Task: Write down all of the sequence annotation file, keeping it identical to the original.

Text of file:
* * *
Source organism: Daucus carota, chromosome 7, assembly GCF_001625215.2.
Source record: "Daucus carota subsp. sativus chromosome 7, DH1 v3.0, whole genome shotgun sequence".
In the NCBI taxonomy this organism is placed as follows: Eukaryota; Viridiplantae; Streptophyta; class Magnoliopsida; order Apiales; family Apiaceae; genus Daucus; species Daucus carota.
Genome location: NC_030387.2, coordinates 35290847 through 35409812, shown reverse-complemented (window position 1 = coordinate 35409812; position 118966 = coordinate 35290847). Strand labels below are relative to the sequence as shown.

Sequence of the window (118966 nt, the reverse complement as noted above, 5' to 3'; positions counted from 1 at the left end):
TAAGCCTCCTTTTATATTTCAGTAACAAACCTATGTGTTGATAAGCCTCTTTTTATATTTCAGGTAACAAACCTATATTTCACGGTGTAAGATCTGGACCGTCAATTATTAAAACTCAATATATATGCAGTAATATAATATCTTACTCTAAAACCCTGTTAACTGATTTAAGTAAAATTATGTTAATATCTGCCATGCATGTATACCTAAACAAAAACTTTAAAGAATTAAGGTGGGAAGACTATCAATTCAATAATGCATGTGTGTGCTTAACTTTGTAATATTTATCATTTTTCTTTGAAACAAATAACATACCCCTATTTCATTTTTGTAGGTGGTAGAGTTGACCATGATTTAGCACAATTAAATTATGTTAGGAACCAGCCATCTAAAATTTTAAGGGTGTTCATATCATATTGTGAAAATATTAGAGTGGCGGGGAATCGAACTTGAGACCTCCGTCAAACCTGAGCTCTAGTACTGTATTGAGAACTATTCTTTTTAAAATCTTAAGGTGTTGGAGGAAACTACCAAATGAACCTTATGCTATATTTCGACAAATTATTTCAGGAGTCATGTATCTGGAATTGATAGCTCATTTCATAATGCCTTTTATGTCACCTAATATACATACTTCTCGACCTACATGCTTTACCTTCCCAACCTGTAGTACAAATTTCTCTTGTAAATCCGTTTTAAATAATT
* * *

Source organism: Daucus carota, chromosome 7, assembly GCF_001625215.2.
Source record: "Daucus carota subsp. sativus chromosome 7, DH1 v3.0, whole genome shotgun sequence".
In the NCBI taxonomy this organism is placed as follows: Eukaryota; Viridiplantae; Streptophyta; class Magnoliopsida; order Apiales; family Apiaceae; genus Daucus; species Daucus carota.
Genome location: NC_030387.2, coordinates 35290847 through 35409812, shown reverse-complemented (window position 1 = coordinate 35409812; position 118966 = coordinate 35290847). Strand labels below are relative to the sequence as shown.

Sequence of the window (118966 nt, the reverse complement as noted above, 5' to 3'; positions counted from 1 at the left end):
TAAGCCTCCTTTTATATTTCAGTAACAAACCTATGTGTTGATAAGCCTCTTTTTATATTTCAGGTAACAAACCTATATTTCACGGTGTAAGATCTGGACCGTCAATTATTAAAACTCAATATATATGCAGTAATATAATATCTTACTCTAAAACCCTGTTAACTGATTTAAGTAAAATTATGTTAATATCTGCCATGCATGTATACCTAAACAAAAACTTTAAAGAATTAAGGTGGGAAGACTATCAATTCAATAATGCATGTGTGTGCTTAACTTTGTAATATTTATCATTTTTCTTTGAAACAAATAACATACCCCTATTTCATTTTTGTAGGTGGTAGAGTTGACCATGATTTAGCACAATTAAATTATGTTAGGAACCAGCCATCTAAAATTTTAAGGGTGTTCATATCATATTGTGAAAATATTAGAGTGGCGGGGAATCGAACTTGAGACCTCCGTCAAACCTGAGCTCTAGTACTGTATTGAGAACTATTCTTTTTAAAATCTTAAGGTGTTGGAGGAAACTACCAAATGAACCTTATGCTATATTTCGACAAATTATTTCAGGAGTCATGTATCTGGAATTGATAGCTCATTTCATAATGCCTTTTATGTCACCTAATATACATACTTCTCGACCTACATGCTTTACCTTCCCAACCTGTAGTACAAATTTCTCTTGTAAATCCGTTTTAAATAATT